How to Learn Clutch Control

Clutch control can be a real challenge to get the hang of. Some learners seem to grasp it in their very first driving lesson, but for others it’s an infuriating struggle to keep the car from stalling every time they stop or pull away.

What is clutch control?

Clutch control is the act of controlling the speed of a manual transmission vehicle by partly engaging the clutch plate, using the clutch pedal. This can be either instead of or in conjunction with the accelerator pedal.

How does a clutch work?

Very simply speaking, a clutch is two metal plates which can be separated when you depress the clutch pedal. When you separate the plates, you are separating the engine from the wheels, preventing power from passing to your wheels.

Because your car’s engine is always turning, power is always being passed from the engine to the wheels when the car is in gear. When you stop and forget to depress the clutch, your engine is trying to send power to stationary wheels and the car stalls. Similarly, if you try to pull away without getting your clutch control right, not enough power makes it through and the car stalls.

The more you release the clutch petal, the more the plates in the engine are allowed to touch. The point when the plates touch and start to transfer power from the engine to the wheels is known as the ‘biting point’. When the pedal is fully released the plates will lock together and power will be transferred easily.

If you think of the clutch pedal as a sort of valve to allow power through or to shut it off, it becomes a bit easier to use it gently and smoothly.

If you want a bit more detail about how clutches work, check out this excellent video from HowStuffWorks…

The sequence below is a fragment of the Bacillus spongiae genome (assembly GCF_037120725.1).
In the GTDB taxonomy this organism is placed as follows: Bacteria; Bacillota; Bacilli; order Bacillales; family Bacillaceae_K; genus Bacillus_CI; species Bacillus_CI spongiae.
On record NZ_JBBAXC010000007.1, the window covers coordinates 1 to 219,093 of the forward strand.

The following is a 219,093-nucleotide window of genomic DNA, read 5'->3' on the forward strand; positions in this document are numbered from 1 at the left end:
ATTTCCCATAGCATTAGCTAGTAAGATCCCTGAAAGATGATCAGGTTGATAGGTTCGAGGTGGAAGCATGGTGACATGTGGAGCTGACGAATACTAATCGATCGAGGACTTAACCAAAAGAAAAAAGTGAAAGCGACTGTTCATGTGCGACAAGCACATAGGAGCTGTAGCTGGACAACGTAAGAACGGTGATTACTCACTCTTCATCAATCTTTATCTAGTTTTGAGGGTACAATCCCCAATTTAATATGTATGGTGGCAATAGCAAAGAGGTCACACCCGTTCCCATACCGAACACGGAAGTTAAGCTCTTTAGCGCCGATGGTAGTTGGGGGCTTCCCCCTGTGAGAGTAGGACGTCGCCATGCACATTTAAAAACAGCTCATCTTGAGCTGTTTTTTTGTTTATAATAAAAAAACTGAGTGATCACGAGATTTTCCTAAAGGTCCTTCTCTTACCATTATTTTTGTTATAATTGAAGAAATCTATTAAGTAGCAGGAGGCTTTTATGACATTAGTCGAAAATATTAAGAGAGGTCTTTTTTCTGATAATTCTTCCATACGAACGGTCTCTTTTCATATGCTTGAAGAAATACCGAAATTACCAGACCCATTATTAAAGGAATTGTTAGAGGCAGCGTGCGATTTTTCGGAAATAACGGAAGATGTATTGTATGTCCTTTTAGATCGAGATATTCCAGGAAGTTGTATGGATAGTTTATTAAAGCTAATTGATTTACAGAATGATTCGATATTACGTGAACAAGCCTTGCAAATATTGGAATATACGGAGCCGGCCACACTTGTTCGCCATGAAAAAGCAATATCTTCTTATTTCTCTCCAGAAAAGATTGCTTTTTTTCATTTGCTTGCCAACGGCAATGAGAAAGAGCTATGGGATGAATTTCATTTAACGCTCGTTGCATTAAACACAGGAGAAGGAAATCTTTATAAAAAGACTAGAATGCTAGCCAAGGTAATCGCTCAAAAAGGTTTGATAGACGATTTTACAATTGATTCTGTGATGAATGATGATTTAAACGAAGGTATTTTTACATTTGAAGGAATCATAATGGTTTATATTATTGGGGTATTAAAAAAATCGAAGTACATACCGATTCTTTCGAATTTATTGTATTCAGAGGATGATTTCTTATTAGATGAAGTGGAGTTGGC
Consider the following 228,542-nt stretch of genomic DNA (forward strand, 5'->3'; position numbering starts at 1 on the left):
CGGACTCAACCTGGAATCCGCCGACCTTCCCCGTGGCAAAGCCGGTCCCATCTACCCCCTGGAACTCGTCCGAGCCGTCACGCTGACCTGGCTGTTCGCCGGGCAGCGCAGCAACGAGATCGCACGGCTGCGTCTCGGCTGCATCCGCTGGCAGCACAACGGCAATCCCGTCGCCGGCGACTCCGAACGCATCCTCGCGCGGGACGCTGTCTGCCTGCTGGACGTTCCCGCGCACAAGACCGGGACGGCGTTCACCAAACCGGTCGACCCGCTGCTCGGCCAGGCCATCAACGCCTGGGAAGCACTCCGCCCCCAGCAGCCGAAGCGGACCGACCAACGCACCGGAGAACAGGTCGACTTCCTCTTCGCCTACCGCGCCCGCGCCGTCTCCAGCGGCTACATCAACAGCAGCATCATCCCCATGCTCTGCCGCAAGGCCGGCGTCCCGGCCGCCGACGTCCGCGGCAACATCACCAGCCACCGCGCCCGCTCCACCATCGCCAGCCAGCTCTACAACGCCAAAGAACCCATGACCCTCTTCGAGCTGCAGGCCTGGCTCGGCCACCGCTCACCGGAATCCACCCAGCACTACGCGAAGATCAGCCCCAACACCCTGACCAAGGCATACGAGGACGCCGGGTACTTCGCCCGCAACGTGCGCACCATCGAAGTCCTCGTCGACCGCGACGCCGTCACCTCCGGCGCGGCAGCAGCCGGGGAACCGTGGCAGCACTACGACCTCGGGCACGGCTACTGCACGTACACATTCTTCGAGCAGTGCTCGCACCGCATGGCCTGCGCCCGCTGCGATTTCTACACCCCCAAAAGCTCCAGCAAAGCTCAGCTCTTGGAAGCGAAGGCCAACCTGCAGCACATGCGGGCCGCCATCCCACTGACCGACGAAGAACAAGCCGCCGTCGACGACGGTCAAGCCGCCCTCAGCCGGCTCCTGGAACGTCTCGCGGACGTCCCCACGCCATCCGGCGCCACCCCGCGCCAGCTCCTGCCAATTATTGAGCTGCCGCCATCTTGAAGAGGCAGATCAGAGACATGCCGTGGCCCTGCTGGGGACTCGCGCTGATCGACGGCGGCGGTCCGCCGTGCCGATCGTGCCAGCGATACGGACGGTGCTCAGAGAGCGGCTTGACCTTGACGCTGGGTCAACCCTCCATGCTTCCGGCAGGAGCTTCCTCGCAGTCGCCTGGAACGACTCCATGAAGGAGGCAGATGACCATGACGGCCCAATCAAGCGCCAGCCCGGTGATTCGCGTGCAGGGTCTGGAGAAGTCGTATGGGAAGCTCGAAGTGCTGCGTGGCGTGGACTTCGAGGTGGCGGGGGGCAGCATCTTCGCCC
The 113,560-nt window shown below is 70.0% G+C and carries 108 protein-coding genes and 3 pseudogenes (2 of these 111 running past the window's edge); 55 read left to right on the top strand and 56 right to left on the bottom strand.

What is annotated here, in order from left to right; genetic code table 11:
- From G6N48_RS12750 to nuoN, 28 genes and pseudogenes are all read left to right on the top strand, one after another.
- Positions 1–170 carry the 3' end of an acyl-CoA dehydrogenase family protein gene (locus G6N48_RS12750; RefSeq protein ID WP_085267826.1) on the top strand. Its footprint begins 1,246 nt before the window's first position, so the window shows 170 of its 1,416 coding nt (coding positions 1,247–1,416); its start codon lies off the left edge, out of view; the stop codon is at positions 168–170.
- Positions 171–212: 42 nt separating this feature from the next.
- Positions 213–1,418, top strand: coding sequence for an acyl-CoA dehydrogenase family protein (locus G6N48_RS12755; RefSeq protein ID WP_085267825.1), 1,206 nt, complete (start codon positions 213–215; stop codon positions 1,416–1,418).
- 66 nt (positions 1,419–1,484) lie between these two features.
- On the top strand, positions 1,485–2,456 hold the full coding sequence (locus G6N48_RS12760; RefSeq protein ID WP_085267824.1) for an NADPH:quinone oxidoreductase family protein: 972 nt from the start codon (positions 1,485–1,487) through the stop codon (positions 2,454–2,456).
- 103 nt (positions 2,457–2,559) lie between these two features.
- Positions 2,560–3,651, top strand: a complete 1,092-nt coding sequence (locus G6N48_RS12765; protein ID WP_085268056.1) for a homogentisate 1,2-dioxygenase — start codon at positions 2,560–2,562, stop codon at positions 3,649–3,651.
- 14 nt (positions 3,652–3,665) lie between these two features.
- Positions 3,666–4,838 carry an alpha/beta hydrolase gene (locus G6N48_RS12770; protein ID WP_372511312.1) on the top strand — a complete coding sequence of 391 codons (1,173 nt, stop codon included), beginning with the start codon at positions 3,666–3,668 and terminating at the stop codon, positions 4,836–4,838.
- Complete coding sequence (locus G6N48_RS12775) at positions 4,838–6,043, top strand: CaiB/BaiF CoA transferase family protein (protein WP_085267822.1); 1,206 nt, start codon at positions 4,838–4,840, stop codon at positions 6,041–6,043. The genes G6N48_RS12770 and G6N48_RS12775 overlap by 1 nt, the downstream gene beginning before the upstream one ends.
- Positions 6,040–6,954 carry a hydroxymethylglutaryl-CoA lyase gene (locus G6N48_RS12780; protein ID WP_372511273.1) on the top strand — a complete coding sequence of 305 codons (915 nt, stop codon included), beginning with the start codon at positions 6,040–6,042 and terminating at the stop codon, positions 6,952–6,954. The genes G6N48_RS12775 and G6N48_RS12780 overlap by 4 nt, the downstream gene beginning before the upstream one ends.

Clutch control tips

The first step is to find the bite point:

  1. Find a quiet and flat practise area
  2. Release the hand brake
  3. Depress the clutch all the way down and put the car into first gear.
  4. Give the accelerator a gentle nudge
  5. Slowly raise the clutch until the car starts to move forward

Let’s break that down even further

When you’re following our 5-step process above, there are a few more things that you’ll need to be mindfull of.

First, you’ll need to ensure the car is properly set up for you. If you’re not sure, check out our cockpit drill guide for more information. You’ll also need to get your seatbelt on before you turn on the engine.

When you first nudge the accelerator, you’re aiming to get the rev counter to somewhere around 1500 rpm.

Before raising the clutch, don’t forget to make sure it’s safe to move. When the clutch starts moving forward, that’s because you’re making the clutch plates touch. And that’s the bite point. It’s as simple as that!

Repeat the steps above until you’re comfortable with the position of the bite point.

Slipping the clutch

So you’ve got the hang of the bite point, next it’s time to learn how to slip the clutch. Slipping the clutch is an essential skill if you want to pull off manoeuvres such as reverse parking or three point turns. Luckily, slipping the clutch isn’t that difficult.

To practise, all you’ve got to do is find the bite point and let your vehicle move forward very, very slowly. Try to control the speed of the vehicle with slight adjustments to the clutch; depress it by a centimetre or so to slow down and release it a similar amount to speed up. When making very small adjustments like this, it’s helpful to imagine something very delicate, such as an egg, underneath the pedals. Apply very gentle pressure and try not to crack your imaginary egg.

While you’re trying not to crack the egg that’s under your clutch, maintain gentle pressure on the accelerator. Don’t be tempted to try and use it to speed up and slow down, use the clutch instead.

Once you’ve repeated this little exercise a few times, clutch control will become second nature. You’ll be slipping the clutch like a pro every time you do a manoeuvre!

Once you’ve mastered clutch control, you’ll be able to control your car at low speeds, making manoeuvres such as reverse parking much easier. All it takes to get the hang of it is a flat and quiet road and a bit of patience. You can tackle clutch control in one of your driving lessons or you could find a safe place to practise with an appropriate co-driver.

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